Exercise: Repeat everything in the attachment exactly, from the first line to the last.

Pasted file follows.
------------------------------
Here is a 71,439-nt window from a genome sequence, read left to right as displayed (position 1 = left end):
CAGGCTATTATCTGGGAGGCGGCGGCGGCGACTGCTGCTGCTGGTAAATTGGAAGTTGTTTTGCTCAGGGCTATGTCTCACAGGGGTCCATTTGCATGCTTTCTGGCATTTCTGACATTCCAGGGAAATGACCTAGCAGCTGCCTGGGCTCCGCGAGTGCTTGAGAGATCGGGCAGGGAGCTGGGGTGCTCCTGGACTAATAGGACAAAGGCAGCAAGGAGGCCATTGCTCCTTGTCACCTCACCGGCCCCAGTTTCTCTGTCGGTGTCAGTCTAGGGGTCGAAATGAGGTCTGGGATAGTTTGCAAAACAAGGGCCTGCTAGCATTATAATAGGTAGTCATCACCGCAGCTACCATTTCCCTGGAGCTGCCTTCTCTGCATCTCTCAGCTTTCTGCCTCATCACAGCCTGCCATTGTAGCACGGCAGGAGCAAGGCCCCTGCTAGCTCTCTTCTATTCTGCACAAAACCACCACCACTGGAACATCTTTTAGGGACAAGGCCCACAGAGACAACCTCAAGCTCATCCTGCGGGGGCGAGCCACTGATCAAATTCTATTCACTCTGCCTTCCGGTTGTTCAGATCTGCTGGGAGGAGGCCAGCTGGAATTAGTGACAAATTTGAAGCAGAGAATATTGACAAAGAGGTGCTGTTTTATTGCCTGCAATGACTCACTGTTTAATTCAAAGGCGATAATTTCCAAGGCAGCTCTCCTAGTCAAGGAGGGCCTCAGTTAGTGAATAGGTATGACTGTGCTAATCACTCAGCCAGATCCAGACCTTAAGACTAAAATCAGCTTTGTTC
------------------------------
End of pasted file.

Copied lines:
Here is a 71,439-nt window from a genome sequence, read left to right as displayed (position 1 = left end):
CAGGCTATTATCTGGGAGGCGGCGGCGGCGACTGCTGCTGCTGGTAAATTGGAAGTTGTTTTGCTCAGGGCTATGTCTCACAGGGGTCCATTTGCATGCTTTCTGGCATTTCTGACATTCCAGGGAAATGACCTAGCAGCTGCCTGGGCTCCGCGAGTGCTTGAGAGATCGGGCAGGGAGCTGGGGTGCTCCTGGACTAATAGGACAAAGGCAGCAAGGAGGCCATTGCTCCTTGTCACCTCACCGGCCCCAGTTTCTCTGTCGGTGTCAGTCTAGGGGTCGAAATGAGGTCTGGGATAGTTTGCAAAACAAGGGCCTGCTAGCATTATAATAGGTAGTCATCACCGCAGCTACCATTTCCCTGGAGCTGCCTTCTCTGCATCTCTCAGCTTTCTGCCTCATCACAGCCTGCCATTGTAGCACGGCAGGAGCAAGGCCCCTGCTAGCTCTCTTCTATTCTGCACAAAACCACCACCACTGGAACATCTTTTAGGGACAAGGCCCACAGAGACAACCTCAAGCTCATCCTGCGGGGGCGAGCCACTGATCAAATTCTATTCACTCTGCCTTCCGGTTGTTCAGATCTGCTGGGAGGAGGCCAGCTGGAATTAGTGACAAATTTGAAGCAGAGAATATTGACAAAGAGGTGCTGTTTTATTGCCTGCAATGACTCACTGTTTAATTCAAAGGCGATAATTTCCAAGGCAGCTCTCCTAGTCAAGGAGGGCCTCAGTTAGTGAATAGGTATGACTGTGCTAATCACTCAGCCAGATCCAGACCTTAAGACTAAAATCAGCTTTGTTC